England v Australia: Third Test Match, Headingley, 1981
Bookmakers rarely get things badly wrong. And few thought they had when the electronic scoreboard at Headingley flashed up the odds during the third test match between England and Australia in 1981.
England were in dire straits. Australia, 1-nil up in the six match series, had managed to score 401 in their first innings. In response England floundered to 174 all out. The only player to perform was all rounder Ian Botham, who had resigned the captaincy after the previous test match.
Australia v England: Centenary Test, Melbourne, 1977
This one-off test was played to mark 100 years of test matches between England and Australia. At first the game looked like it would be a damp squib, with Australia dismissed for just 138 runs in their first innings. England’s response was even more lamentable: They were bowled out for 95.
From here on in though the match caught fire. Some exciting batting by the Australians – in particular Doug Walters, David Hookes, and Rodney Marsh – saw the home team notch up an impressive 419 in their second innings.
Australia v West Indies: First Test, Brisbane, 1960
In nearly 2,000 test matches only two ties have occurred. A tie occurs when both sides have completed their two innings and the aggregate scores are level. The first tied match at Brisbane in 1960 was a classic encounter between two great sides.
Both the West Indies and Australia had star players galore. All-time greats such as Gary Sobers, Frank Worrell, and Wes Hall lined up for the West Indies, while the Australians could boast crackerjack performers such as Richie Benaud, Alan Davidson, and Neil Harvey. The game went right down to the wire, with the final Australian batsman dismissed with minutes to go of the fifth and final day’s play. Australia, though, should have won the match.
At one stage they needed just seven runs to win with four wickets in hand but some great fielding by the West Indies and the fast, accurate bowling of Wes Hall ensured the game was tied. The match saw nearly 1,500 runs scored, and two great bowling performances from Australia’s Alan Davidson and West Indian Wes Hall.
England v Australia: Test Match, The Oval, 1882
This match was only the ninth test match ever played but marked the start of cricket’s oldest competition: The Ashes. The game itself was a very low-scoring affair. Australia were dismissed for just 63 runs in their first innings and England faired little better in response, notching up a paltry 101. The Australian second innings total of 122 was poor again, but in the context of the match proved crucial.
England were left just 85 runs to win but somehow managed to be bowled out for 77, with the legendary W. G. Grace top scoring with 32. Australia, therefore, won an incredibly close contest by just 7 runs. The hero for Australia was demon fast bowler F.S. Spofforth who took 14 wickets for just 88 runs during the match. The English sporting public were taken aback by England’s first loss at home to Australia.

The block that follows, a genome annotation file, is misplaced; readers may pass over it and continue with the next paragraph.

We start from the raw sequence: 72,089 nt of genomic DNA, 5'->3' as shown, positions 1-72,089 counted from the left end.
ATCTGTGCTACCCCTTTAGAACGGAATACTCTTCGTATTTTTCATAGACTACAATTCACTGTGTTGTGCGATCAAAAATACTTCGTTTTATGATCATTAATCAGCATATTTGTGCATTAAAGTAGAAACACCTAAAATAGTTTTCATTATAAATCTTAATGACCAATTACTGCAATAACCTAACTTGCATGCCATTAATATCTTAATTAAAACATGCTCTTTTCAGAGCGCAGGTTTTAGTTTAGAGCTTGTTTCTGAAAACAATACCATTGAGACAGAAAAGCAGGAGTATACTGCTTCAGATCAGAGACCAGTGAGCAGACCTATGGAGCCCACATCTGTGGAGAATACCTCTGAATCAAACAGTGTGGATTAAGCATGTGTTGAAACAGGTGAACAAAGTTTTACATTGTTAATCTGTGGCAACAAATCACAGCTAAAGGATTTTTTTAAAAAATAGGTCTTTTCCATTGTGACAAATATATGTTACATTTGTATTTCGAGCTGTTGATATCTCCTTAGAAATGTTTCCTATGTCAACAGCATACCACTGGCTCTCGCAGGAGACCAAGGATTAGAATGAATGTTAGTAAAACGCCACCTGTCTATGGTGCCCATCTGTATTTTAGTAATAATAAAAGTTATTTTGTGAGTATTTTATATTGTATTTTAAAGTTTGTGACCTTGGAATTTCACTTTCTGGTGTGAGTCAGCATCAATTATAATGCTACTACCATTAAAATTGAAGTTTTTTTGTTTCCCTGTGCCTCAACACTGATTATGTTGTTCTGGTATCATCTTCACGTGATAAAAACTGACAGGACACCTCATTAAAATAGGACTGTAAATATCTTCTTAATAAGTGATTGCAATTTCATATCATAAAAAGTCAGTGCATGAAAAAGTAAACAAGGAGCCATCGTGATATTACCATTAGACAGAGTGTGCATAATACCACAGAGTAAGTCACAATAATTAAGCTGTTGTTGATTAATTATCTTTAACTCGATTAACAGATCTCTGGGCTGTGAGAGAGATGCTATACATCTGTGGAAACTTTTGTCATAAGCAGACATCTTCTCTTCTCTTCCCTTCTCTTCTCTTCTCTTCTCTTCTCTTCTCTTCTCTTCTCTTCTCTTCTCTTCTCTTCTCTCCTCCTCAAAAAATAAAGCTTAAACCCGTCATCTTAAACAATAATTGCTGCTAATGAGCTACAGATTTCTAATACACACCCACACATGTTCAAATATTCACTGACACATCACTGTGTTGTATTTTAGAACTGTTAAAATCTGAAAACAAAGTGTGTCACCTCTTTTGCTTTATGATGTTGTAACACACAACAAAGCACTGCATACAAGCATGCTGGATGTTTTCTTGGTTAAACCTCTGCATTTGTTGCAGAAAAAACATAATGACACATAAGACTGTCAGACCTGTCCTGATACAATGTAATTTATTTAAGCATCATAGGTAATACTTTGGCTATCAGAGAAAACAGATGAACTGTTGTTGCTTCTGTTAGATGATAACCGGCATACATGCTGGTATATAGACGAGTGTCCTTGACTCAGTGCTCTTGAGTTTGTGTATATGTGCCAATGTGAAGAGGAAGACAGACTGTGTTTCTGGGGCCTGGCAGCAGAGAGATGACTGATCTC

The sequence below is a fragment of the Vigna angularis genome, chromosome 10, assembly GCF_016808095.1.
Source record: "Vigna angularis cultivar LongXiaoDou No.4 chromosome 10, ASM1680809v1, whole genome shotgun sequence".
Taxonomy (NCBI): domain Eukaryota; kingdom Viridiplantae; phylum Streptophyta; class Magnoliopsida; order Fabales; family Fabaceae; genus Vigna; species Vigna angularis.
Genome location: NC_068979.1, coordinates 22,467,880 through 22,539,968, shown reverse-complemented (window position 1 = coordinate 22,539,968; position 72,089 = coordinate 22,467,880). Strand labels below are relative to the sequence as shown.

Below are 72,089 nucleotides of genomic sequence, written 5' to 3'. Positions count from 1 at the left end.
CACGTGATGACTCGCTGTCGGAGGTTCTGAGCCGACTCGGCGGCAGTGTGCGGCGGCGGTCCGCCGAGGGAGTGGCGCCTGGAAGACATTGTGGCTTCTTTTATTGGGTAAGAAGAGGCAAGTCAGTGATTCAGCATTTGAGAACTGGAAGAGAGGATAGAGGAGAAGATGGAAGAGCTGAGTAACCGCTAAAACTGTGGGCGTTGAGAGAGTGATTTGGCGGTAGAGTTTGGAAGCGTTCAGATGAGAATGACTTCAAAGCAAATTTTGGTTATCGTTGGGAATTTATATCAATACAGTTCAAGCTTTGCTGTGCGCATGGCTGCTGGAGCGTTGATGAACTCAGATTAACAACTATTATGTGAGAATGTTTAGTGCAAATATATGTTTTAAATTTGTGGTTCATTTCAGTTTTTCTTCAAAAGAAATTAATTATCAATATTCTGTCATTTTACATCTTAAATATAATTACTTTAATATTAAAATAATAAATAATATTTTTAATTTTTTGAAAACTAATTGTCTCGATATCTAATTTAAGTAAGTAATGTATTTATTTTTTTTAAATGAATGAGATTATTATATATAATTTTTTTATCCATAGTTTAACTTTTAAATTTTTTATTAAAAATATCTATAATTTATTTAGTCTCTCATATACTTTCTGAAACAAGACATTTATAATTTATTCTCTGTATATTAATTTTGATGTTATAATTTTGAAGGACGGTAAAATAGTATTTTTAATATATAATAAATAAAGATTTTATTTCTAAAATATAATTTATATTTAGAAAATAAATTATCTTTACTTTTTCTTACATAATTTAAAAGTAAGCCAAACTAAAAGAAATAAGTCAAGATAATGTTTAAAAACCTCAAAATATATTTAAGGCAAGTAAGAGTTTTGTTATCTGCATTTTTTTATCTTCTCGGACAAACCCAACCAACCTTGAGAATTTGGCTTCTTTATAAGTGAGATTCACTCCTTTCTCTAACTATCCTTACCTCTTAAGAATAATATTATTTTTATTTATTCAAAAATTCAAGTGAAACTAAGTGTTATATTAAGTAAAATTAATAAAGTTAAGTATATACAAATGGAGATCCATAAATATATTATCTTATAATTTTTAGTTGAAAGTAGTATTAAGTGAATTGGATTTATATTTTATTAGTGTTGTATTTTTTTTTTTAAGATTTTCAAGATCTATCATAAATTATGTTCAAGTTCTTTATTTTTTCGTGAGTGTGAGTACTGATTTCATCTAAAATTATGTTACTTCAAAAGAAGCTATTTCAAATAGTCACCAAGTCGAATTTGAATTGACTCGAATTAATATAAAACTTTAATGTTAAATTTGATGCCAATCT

England v Australia: Test Match, Edgbaston, 2005
When Australian tail-end batsman Michael Kasprowicz was dismissed by Steve Harmison on the fourth morning of this crucial Ashes test match, the cricketing world was turned upside down. England had beaten their old foes by just two runs, the narrowest victory margin in over a century of Ashes contests. The series was levelled at one match all, and ultimately England went on to win the Ashes for the first time since 1987.
However, the result could have turned out so differently. An hour before play began on the first day, Australia’s best fast bowler Glenn McGrath injured himself during fielding practice and had to withdraw from the match.
South Africa v Australia: World Cup Semifinal, Edgbaston, 1999
The drama in this match all came in the final over. South Africa were chasing 214 to beat Australia and book a place in the World Cup final. At the start of the final over, South Africa needed just nine runs to win but had lost nine wickets, and so couldn’t afford to lose another one or else their innings would be over.
South African all rounder Lance Klusener smashed each of the first two deliveries of the over for four runs. This meant that the scores were level. South Africa had four deliveries left to score just one run and claim a famous win.
Off the third delivery no runs were scored and the tension, it turned out, became unbearable for the South Africans. Klusener made contact with the fourth ball of the over and set off to run a single but his batting partner Allan Donald had no intention of going for the run. There was a horrendous mix up and Donald was run-out.
The match scores were level but because the Australians had scored their runs at a faster pace earlier in the tournament, according to the rules of the competition they, and not the South Africans, went through to the final. The final was a rather sorry affair with Australia overpowering a woeful Pakistan team to claim the World Cup trophy.